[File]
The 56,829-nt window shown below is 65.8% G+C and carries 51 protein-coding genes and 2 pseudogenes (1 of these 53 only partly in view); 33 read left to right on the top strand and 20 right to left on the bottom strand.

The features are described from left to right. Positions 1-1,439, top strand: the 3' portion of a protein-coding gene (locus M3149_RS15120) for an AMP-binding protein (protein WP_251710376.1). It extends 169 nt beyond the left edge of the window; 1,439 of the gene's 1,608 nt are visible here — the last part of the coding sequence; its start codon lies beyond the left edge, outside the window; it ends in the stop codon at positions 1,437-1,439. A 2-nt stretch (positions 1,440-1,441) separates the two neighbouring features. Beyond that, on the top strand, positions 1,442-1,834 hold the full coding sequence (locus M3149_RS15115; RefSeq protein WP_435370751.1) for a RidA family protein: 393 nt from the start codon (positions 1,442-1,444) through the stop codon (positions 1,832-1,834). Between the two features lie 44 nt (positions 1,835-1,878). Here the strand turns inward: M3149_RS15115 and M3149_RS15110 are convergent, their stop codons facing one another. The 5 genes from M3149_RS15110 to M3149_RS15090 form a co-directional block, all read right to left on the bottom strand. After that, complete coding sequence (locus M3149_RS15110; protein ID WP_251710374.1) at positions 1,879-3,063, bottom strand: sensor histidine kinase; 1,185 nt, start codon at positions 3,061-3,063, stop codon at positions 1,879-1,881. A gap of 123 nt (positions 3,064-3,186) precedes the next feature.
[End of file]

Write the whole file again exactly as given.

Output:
The 56,829-nt window shown below is 65.8% G+C and carries 51 protein-coding genes and 2 pseudogenes (1 of these 53 only partly in view); 33 read left to right on the top strand and 20 right to left on the bottom strand.

The features are described from left to right. Positions 1-1,439, top strand: the 3' portion of a protein-coding gene (locus M3149_RS15120) for an AMP-binding protein (protein WP_251710376.1). It extends 169 nt beyond the left edge of the window; 1,439 of the gene's 1,608 nt are visible here — the last part of the coding sequence; its start codon lies beyond the left edge, outside the window; it ends in the stop codon at positions 1,437-1,439. A 2-nt stretch (positions 1,440-1,441) separates the two neighbouring features. Beyond that, on the top strand, positions 1,442-1,834 hold the full coding sequence (locus M3149_RS15115; RefSeq protein WP_435370751.1) for a RidA family protein: 393 nt from the start codon (positions 1,442-1,444) through the stop codon (positions 1,832-1,834). Between the two features lie 44 nt (positions 1,835-1,878). Here the strand turns inward: M3149_RS15115 and M3149_RS15110 are convergent, their stop codons facing one another. The 5 genes from M3149_RS15110 to M3149_RS15090 form a co-directional block, all read right to left on the bottom strand. After that, complete coding sequence (locus M3149_RS15110; protein ID WP_251710374.1) at positions 1,879-3,063, bottom strand: sensor histidine kinase; 1,185 nt, start codon at positions 3,061-3,063, stop codon at positions 1,879-1,881. A gap of 123 nt (positions 3,064-3,186) precedes the next feature.